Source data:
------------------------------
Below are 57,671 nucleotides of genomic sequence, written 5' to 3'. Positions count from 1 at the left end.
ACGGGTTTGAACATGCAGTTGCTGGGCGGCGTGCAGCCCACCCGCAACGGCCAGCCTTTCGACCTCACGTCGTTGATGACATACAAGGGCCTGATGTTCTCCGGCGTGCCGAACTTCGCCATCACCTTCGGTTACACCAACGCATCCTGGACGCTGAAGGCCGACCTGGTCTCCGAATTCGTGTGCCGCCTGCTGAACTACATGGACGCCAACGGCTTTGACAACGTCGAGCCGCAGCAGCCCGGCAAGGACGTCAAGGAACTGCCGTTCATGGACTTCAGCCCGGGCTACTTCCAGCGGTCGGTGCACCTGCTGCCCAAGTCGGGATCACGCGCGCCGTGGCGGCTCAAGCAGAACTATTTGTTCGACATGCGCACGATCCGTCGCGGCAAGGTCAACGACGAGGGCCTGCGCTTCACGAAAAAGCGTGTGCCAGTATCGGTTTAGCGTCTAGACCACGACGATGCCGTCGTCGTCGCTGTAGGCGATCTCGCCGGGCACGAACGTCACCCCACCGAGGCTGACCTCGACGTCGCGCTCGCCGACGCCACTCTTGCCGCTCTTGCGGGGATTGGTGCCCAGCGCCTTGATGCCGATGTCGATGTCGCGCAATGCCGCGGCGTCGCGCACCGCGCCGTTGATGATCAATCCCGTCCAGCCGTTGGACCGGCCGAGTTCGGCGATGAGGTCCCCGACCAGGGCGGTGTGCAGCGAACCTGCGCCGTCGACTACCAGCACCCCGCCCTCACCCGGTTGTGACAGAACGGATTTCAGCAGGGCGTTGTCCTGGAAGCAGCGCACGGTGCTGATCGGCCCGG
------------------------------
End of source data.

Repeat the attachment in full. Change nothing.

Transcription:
Below are 57,671 nucleotides of genomic sequence, written 5' to 3'. Positions count from 1 at the left end.
ACGGGTTTGAACATGCAGTTGCTGGGCGGCGTGCAGCCCACCCGCAACGGCCAGCCTTTCGACCTCACGTCGTTGATGACATACAAGGGCCTGATGTTCTCCGGCGTGCCGAACTTCGCCATCACCTTCGGTTACACCAACGCATCCTGGACGCTGAAGGCCGACCTGGTCTCCGAATTCGTGTGCCGCCTGCTGAACTACATGGACGCCAACGGCTTTGACAACGTCGAGCCGCAGCAGCCCGGCAAGGACGTCAAGGAACTGCCGTTCATGGACTTCAGCCCGGGCTACTTCCAGCGGTCGGTGCACCTGCTGCCCAAGTCGGGATCACGCGCGCCGTGGCGGCTCAAGCAGAACTATTTGTTCGACATGCGCACGATCCGTCGCGGCAAGGTCAACGACGAGGGCCTGCGCTTCACGAAAAAGCGTGTGCCAGTATCGGTTTAGCGTCTAGACCACGACGATGCCGTCGTCGTCGCTGTAGGCGATCTCGCCGGGCACGAACGTCACCCCACCGAGGCTGACCTCGACGTCGCGCTCGCCGACGCCACTCTTGCCGCTCTTGCGGGGATTGGTGCCCAGCGCCTTGATGCCGATGTCGATGTCGCGCAATGCCGCGGCGTCGCGCACCGCGCCGTTGATGATCAATCCCGTCCAGCCGTTGGACCGGCCGAGTTCGGCGATGAGGTCCCCGACCAGGGCGGTGTGCAGCGAACCTGCGCCGTCGACTACCAGCACCCCGCCCTCACCCGGTTGTGACAGAACGGATTTCAGCAGGGCGTTGTCCTGGAAGCAGCGCACGGTGCTGATCGGCCCGG